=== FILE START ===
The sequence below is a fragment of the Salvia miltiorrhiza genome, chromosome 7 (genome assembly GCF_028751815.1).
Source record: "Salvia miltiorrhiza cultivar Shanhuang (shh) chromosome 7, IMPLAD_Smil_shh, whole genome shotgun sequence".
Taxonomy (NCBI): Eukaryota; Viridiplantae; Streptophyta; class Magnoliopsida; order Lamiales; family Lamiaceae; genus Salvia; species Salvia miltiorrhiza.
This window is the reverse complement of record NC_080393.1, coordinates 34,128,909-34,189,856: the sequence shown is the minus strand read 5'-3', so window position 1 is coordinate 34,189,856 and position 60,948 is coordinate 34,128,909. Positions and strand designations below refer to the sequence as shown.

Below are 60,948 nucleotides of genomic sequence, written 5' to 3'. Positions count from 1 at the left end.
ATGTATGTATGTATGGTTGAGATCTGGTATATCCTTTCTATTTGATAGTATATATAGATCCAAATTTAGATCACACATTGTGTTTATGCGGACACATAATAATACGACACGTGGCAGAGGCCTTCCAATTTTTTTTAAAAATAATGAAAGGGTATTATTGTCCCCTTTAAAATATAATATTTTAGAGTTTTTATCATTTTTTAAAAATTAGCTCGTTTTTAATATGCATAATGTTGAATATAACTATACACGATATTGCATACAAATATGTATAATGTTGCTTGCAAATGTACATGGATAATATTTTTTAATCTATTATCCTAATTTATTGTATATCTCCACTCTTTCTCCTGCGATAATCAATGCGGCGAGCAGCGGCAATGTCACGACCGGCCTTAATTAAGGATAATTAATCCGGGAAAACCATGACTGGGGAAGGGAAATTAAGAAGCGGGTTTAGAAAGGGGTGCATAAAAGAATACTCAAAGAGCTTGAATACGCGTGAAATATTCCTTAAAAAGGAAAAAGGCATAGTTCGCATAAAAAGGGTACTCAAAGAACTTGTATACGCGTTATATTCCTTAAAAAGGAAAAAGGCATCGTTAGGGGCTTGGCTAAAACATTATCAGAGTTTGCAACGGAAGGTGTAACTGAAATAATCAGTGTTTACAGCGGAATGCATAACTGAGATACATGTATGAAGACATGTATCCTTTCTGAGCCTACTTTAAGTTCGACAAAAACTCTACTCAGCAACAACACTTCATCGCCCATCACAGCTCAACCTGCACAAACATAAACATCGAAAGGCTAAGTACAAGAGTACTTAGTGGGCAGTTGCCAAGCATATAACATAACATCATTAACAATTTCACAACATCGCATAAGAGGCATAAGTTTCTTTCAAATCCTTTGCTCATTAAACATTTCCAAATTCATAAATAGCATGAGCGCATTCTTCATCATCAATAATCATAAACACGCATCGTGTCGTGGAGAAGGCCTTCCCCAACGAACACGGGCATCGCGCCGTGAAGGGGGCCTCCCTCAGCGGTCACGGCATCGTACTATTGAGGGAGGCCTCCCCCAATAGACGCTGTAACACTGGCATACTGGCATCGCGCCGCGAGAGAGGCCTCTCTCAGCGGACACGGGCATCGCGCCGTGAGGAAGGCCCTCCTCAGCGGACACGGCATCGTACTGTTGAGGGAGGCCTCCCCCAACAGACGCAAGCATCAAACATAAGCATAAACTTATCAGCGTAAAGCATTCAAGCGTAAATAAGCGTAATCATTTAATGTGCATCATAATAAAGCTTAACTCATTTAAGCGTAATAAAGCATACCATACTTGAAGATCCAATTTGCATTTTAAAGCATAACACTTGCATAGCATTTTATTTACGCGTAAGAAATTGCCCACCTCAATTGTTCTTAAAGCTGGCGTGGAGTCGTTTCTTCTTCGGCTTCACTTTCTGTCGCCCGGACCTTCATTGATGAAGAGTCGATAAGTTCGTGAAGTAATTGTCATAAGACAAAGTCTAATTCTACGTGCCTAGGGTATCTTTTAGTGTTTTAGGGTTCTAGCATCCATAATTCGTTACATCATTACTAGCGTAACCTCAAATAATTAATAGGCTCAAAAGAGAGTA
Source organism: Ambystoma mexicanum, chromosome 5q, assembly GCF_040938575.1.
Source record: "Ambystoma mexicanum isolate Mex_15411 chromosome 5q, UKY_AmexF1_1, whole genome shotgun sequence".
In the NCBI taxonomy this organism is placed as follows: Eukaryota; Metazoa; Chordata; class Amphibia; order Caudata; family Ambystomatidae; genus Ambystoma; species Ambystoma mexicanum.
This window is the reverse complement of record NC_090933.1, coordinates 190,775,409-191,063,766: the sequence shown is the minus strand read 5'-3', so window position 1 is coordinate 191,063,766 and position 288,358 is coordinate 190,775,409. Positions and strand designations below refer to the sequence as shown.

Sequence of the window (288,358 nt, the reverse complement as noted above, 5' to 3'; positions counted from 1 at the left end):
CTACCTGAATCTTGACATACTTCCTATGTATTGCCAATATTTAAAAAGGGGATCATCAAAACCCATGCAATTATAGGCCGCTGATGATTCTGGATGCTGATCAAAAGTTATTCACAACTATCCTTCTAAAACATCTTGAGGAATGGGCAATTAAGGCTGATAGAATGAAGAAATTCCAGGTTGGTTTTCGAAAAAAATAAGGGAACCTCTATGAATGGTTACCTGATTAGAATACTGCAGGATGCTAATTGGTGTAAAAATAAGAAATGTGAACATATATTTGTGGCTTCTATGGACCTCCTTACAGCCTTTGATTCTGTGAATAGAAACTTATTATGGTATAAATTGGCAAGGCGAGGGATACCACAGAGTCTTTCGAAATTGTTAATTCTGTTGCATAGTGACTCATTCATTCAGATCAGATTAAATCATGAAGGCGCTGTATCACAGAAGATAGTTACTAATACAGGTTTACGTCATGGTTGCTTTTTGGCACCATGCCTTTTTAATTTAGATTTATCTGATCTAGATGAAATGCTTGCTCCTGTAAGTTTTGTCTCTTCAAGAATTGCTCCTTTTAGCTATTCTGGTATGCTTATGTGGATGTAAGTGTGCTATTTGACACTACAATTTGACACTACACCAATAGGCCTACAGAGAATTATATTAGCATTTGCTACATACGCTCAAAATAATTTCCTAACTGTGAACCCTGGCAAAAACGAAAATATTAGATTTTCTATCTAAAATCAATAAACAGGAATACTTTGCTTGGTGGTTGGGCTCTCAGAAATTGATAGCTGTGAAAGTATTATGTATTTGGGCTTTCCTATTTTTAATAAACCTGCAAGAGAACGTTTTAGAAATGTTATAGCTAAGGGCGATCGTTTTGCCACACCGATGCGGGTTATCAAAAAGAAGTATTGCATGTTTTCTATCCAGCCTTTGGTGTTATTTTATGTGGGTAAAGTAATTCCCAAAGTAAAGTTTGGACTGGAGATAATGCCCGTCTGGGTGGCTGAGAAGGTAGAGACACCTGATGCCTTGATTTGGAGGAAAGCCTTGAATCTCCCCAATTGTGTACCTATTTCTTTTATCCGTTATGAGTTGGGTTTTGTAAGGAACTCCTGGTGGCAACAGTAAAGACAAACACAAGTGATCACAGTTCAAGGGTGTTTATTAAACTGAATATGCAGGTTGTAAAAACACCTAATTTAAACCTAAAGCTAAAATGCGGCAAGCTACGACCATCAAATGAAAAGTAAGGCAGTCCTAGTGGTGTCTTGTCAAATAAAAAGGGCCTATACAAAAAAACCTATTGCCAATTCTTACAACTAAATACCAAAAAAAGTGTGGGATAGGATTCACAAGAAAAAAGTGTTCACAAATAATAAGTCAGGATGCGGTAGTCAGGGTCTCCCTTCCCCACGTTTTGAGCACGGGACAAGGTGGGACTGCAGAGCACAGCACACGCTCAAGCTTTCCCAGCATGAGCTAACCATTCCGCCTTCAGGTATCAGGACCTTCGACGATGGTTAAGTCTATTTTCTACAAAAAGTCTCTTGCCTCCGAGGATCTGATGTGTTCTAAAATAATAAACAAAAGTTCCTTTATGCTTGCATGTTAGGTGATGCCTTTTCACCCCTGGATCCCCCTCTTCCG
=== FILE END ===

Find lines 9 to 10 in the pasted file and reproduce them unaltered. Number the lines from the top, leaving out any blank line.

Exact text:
In the NCBI taxonomy this organism is placed as follows: Eukaryota; Metazoa; Chordata; class Amphibia; order Caudata; family Ambystomatidae; genus Ambystoma; species Ambystoma mexicanum.
This window is the reverse complement of record NC_090933.1, coordinates 190,775,409-191,063,766: the sequence shown is the minus strand read 5'-3', so window position 1 is coordinate 191,063,766 and position 288,358 is coordinate 190,775,409. Positions and strand designations below refer to the sequence as shown.